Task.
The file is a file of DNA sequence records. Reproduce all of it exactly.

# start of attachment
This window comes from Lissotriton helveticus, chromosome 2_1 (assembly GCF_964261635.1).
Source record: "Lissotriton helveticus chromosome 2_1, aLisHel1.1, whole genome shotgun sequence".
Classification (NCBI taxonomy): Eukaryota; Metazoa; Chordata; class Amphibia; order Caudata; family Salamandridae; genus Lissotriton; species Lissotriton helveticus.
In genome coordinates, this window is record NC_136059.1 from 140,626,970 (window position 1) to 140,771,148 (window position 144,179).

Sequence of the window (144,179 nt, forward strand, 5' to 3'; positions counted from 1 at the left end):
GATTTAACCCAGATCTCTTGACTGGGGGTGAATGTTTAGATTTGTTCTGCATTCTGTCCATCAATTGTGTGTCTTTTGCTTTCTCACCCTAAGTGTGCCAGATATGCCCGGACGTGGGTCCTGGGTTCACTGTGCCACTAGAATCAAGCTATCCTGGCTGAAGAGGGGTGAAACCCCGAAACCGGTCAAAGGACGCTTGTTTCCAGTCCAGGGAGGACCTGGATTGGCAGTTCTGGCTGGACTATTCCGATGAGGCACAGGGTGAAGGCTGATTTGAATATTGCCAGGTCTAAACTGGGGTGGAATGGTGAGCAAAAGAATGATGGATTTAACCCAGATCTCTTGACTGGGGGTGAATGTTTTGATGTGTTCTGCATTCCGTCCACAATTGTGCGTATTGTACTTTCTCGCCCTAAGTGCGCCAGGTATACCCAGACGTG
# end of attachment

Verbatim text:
This window comes from Lissotriton helveticus, chromosome 2_1 (assembly GCF_964261635.1).
Source record: "Lissotriton helveticus chromosome 2_1, aLisHel1.1, whole genome shotgun sequence".
Classification (NCBI taxonomy): Eukaryota; Metazoa; Chordata; class Amphibia; order Caudata; family Salamandridae; genus Lissotriton; species Lissotriton helveticus.
In genome coordinates, this window is record NC_136059.1 from 140,626,970 (window position 1) to 140,771,148 (window position 144,179).

Sequence of the window (144,179 nt, forward strand, 5' to 3'; positions counted from 1 at the left end):
GATTTAACCCAGATCTCTTGACTGGGGGTGAATGTTTAGATTTGTTCTGCATTCTGTCCATCAATTGTGTGTCTTTTGCTTTCTCACCCTAAGTGTGCCAGATATGCCCGGACGTGGGTCCTGGGTTCACTGTGCCACTAGAATCAAGCTATCCTGGCTGAAGAGGGGTGAAACCCCGAAACCGGTCAAAGGACGCTTGTTTCCAGTCCAGGGAGGACCTGGATTGGCAGTTCTGGCTGGACTATTCCGATGAGGCACAGGGTGAAGGCTGATTTGAATATTGCCAGGTCTAAACTGGGGTGGAATGGTGAGCAAAAGAATGATGGATTTAACCCAGATCTCTTGACTGGGGGTGAATGTTTTGATGTGTTCTGCATTCCGTCCACAATTGTGCGTATTGTACTTTCTCGCCCTAAGTGCGCCAGGTATACCCAGACGTG